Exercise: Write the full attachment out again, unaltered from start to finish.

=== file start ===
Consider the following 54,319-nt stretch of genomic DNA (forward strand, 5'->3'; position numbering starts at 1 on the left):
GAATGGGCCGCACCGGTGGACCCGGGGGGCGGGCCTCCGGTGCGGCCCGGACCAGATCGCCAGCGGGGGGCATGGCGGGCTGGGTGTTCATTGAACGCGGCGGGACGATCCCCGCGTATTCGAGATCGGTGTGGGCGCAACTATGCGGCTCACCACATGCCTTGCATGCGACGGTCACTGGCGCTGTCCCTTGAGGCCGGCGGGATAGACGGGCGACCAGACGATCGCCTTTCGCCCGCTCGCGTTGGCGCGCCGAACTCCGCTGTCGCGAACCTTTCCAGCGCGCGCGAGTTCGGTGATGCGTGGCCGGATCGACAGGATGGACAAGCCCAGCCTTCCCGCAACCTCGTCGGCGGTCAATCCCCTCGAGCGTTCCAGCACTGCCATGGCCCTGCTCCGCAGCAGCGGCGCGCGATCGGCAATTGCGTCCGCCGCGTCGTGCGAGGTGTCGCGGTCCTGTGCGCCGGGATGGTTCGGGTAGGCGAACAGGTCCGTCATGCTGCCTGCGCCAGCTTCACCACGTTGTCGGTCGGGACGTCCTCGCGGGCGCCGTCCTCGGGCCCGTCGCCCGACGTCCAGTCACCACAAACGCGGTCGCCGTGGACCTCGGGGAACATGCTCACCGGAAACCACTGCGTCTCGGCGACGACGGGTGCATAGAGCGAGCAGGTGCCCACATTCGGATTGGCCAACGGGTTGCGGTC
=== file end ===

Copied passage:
Consider the following 54,319-nt stretch of genomic DNA (forward strand, 5'->3'; position numbering starts at 1 on the left):
GAATGGGCCGCACCGGTGGACCCGGGGGGCGGGCCTCCGGTGCGGCCCGGACCAGATCGCCAGCGGGGGGCATGGCGGGCTGGGTGTTCATTGAACGCGGCGGGACGATCCCCGCGTATTCGAGATCGGTGTGGGCGCAACTATGCGGCTCACCACATGCCTTGCATGCGACGGTCACTGGCGCTGTCCCTTGAGGCCGGCGGGATAGACGGGCGACCAGACGATCGCCTTTCGCCCGCTCGCGTTGGCGCGCCGAACTCCGCTGTCGCGAACCTTTCCAGCGCGCGCGAGTTCGGTGATGCGTGGCCGGATCGACAGGATGGACAAGCCCAGCCTTCCCGCAACCTCGTCGGCGGTCAATCCCCTCGAGCGTTCCAGCACTGCCATGGCCCTGCTCCGCAGCAGCGGCGCGCGATCGGCAATTGCGTCCGCCGCGTCGTGCGAGGTGTCGCGGTCCTGTGCGCCGGGATGGTTCGGGTAGGCGAACAGGTCCGTCATGCTGCCTGCGCCAGCTTCACCACGTTGTCGGTCGGGACGTCCTCGCGGGCGCCGTCCTCGGGCCCGTCGCCCGACGTCCAGTCACCACAAACGCGGTCGCCGTGGACCTCGGGGAACATGCTCACCGGAAACCACTGCGTCTCGGCGACGACGGGTGCATAGAGCGAGCAGGTGCCCACATTCGGATTGGCCAACGGGTTGCGGTC